What is a blister?
A blister is a bubble on the skin
containing fluid. Blisters are often shaped like a circle. The fluid that forms below
the skin can be bloody or clear.
What causes blisters?
Injury, allergic reactions, immune diseases, or infections can cause blisters. These
(friction), such as from shoes rubbing against the skin
contagious skin infection (impetigo)
reactions such as poison ivy
blistering skin disease that often occurs in middle-aged and older adults
blistering autoimmune disorder that is more common in older adults (pemphigoid)
blistering autoimmune disorder linked to gluten sensitivity that often first appears
in adults between ages 30 and 50 (dermatitis herpetiformis)
infections such as chickenpox and herpes zoster
What are the symptoms of a blister?
Blisters caused by injury or rubbing
(friction) will appear in that one area as a bubble filled with either clear or bloody
liquid. Blisters that are due to another condition may appear in one area of your body.
Or they may be all over your body. Blisters may be painful or itchy. In some cases the
blister may be caused by something that affects the whole body, such as an infection.
Then you may also have whole-body symptoms such as fever, pain, or extreme tiredness
(fatigue). The symptoms of a blister may look like other skin conditions. Always see
your healthcare provider for a diagnosis.
How are blisters diagnosed?
Healthcare providers can often
diagnose blisters by looking at your skin. If your provider thinks you may have an
infection or a skin disorder, a blister biopsy may be done. A piece of the blister is
removed and checked under a microscope. Or a skin culture may be needed.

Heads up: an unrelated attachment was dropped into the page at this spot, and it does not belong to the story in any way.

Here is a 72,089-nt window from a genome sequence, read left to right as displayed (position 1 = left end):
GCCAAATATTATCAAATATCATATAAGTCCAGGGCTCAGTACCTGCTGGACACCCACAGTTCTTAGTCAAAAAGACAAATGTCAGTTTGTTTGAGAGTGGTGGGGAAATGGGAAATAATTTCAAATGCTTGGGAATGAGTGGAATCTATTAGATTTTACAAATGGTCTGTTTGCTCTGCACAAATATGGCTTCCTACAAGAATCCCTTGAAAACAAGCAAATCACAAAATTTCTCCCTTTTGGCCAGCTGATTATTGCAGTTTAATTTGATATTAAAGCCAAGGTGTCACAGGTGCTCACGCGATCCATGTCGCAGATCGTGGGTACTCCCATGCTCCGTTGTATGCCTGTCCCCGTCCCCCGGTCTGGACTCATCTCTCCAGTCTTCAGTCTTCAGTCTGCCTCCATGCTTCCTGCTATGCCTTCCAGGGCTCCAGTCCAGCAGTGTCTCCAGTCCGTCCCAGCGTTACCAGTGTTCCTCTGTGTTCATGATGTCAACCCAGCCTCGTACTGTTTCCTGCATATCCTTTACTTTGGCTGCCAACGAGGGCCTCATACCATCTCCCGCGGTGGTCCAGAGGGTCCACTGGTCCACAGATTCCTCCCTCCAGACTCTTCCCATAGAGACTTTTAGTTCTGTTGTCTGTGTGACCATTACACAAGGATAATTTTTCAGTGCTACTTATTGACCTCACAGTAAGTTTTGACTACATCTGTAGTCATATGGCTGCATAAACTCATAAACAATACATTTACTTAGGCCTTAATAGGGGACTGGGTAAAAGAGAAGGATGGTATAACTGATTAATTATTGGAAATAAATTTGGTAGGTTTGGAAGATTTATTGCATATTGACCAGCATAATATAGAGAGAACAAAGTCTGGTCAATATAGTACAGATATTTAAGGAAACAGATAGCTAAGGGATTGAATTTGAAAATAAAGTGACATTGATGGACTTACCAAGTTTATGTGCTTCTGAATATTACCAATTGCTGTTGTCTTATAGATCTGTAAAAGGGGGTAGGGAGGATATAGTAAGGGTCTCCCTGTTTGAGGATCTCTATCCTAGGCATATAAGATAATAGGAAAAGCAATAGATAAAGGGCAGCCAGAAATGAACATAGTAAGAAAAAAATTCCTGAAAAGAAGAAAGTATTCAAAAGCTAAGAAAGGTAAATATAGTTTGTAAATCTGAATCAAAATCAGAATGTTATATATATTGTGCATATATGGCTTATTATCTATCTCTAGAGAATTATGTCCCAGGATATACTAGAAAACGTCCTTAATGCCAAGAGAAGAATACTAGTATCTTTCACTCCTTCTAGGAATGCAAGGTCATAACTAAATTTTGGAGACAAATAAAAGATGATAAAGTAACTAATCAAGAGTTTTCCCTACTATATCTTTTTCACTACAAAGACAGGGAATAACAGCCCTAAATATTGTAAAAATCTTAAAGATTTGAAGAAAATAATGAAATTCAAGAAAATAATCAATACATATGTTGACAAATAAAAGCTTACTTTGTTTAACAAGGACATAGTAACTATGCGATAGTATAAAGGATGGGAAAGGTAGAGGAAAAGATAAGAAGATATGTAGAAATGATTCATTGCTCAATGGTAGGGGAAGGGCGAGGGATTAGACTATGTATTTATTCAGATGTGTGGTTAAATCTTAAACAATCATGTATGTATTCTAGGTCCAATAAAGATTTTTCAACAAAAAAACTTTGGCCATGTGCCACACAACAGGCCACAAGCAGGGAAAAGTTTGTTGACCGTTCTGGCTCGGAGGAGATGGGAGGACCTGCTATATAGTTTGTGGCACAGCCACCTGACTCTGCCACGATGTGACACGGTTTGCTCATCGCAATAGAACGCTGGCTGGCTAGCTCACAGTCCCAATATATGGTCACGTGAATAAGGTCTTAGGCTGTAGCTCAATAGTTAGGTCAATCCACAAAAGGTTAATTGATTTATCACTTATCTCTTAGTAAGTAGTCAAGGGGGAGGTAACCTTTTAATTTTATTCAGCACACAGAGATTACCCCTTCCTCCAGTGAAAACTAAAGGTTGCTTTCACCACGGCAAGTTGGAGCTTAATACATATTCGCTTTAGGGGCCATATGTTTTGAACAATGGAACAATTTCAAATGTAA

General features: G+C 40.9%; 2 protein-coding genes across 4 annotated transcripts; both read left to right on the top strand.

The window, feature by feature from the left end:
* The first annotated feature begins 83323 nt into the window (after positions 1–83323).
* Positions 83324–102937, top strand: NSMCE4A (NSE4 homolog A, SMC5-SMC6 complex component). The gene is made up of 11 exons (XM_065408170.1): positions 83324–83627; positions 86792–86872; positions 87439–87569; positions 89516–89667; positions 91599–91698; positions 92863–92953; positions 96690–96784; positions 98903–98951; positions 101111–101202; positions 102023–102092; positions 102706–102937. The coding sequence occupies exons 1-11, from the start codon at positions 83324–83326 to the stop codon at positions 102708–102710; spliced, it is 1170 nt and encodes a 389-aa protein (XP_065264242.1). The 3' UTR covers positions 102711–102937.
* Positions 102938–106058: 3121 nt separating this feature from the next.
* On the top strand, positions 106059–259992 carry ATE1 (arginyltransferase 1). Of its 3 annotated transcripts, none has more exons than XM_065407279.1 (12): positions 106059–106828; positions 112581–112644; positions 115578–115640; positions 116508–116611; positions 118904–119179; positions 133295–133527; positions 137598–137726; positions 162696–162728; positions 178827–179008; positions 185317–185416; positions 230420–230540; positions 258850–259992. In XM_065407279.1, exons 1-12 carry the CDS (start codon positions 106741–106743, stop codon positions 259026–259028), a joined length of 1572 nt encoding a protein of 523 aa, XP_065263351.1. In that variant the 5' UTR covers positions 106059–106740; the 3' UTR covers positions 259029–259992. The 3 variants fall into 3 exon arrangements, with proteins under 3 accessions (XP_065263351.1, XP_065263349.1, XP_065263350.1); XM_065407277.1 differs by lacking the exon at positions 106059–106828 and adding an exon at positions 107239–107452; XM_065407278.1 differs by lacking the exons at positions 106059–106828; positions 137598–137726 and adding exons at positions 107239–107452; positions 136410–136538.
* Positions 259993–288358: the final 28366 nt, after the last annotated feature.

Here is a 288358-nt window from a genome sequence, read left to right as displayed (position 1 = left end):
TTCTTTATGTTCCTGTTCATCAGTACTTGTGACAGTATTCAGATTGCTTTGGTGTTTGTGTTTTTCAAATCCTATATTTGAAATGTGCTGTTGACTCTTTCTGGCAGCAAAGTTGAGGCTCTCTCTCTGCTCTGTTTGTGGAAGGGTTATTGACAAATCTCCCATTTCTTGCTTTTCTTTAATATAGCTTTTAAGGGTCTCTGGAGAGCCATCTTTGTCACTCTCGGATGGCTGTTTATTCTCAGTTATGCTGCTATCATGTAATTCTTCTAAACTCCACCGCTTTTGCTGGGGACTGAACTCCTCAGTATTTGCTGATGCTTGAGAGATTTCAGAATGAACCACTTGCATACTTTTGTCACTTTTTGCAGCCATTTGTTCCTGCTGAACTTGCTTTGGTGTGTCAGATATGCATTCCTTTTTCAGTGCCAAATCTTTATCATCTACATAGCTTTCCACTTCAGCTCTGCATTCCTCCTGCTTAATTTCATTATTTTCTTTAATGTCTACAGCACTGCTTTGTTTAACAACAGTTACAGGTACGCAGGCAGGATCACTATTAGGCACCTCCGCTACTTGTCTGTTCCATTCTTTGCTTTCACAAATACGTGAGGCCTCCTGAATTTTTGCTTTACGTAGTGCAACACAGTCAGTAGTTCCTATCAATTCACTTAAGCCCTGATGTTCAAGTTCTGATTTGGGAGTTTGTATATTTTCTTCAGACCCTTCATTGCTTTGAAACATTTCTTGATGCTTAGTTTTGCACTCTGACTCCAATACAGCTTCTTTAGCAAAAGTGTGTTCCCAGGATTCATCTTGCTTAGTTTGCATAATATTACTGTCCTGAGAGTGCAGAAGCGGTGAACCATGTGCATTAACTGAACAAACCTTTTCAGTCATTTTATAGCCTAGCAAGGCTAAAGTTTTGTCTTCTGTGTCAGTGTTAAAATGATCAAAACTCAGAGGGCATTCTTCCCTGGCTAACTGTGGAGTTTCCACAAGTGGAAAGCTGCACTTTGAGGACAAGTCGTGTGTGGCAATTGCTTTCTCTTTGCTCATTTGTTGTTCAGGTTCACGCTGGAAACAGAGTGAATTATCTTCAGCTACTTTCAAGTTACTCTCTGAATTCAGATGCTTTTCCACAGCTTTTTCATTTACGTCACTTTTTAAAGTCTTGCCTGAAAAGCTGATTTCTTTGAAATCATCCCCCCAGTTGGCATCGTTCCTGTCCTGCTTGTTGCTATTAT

How are blisters treated?
Blisters often heal on their own without treatment. If needed, treatment will vary, depending on the cause. Some general guidelines for first aid may include:
Wash the area with soap and water.
cold or ice pack which may help reduce swelling and discomfort.
the area clean and dry. Don't burst or puncture the blister.
If the blister bursts, place a bandage or dressing on the area to keep it clean.
the area for signs of infection such as increased warmth, swelling, redness,
drainage, pus formation, or pain. If you notice any signs of infection, call your
healthcare provider. You may need antibiotics.
Key points about blisters
A blister is a bubble on the skin containing fluid.
Blisters are caused by injury, allergic reactions, or infections.
symptoms of a blister may look like other skin conditions.
If you have whole-body symptoms, such as a fever, talk with your healthcare provider.
Blisters often heal on their own.
It is important to keep the area clean and dry.
to help you get the most from a visit with your healthcare provider:
Know the reason for your visit and what you want to happen.
Before your visit, write down questions you want answered.
Bring someone with you to help you ask questions and remember
what your provider tells you.
At the visit, write down the name of a new diagnosis, and any
new medicines, treatments, or tests. Also write down any new instructions your
provider gives you.
Know why a new medicine or treatment is prescribed, and how it
will help you. Also know what the side effects are.
Ask if your condition can be treated in other ways.
Know why a test or procedure is recommended and what the results
Know what to expect if you do not take the medicine or have the
test or procedure.
If you have a follow-up appointment, write down the date, time,
and purpose for that visit.
Know how you can contact your provider if you have questions.